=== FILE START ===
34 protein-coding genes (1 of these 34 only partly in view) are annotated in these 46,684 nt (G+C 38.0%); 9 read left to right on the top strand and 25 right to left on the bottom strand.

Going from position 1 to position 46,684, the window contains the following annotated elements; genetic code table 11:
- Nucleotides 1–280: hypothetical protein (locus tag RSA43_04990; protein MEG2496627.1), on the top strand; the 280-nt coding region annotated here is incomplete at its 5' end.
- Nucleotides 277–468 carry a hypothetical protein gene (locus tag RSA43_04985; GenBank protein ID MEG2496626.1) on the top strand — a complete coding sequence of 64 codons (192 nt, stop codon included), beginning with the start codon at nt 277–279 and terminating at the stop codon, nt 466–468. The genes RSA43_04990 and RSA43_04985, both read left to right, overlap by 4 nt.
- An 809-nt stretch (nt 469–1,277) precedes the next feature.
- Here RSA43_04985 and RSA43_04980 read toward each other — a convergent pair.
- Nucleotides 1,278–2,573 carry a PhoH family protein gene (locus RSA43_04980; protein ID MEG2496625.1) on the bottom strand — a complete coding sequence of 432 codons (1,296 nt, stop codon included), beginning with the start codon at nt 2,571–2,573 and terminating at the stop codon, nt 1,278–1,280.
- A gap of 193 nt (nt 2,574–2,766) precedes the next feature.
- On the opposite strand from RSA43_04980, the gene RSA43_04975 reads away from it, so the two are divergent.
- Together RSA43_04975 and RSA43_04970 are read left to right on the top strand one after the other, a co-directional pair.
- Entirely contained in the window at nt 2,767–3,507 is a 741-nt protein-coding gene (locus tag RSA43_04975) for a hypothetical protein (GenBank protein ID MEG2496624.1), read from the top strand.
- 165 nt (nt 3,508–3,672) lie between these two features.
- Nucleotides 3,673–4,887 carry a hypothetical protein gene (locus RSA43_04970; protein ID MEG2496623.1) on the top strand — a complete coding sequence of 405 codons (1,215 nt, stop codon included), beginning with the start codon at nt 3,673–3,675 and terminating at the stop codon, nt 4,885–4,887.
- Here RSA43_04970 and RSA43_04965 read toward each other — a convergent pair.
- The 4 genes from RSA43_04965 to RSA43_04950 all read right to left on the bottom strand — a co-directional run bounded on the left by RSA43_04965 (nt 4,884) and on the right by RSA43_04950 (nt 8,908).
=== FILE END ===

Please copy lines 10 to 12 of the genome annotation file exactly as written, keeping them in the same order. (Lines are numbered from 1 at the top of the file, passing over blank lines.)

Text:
- Together RSA43_04975 and RSA43_04970 are read left to right on the top strand one after the other, a co-directional pair.
- Entirely contained in the window at nt 2,767–3,507 is a 741-nt protein-coding gene (locus tag RSA43_04975) for a hypothetical protein (GenBank protein ID MEG2496624.1), read from the top strand.
- 165 nt (nt 3,508–3,672) lie between these two features.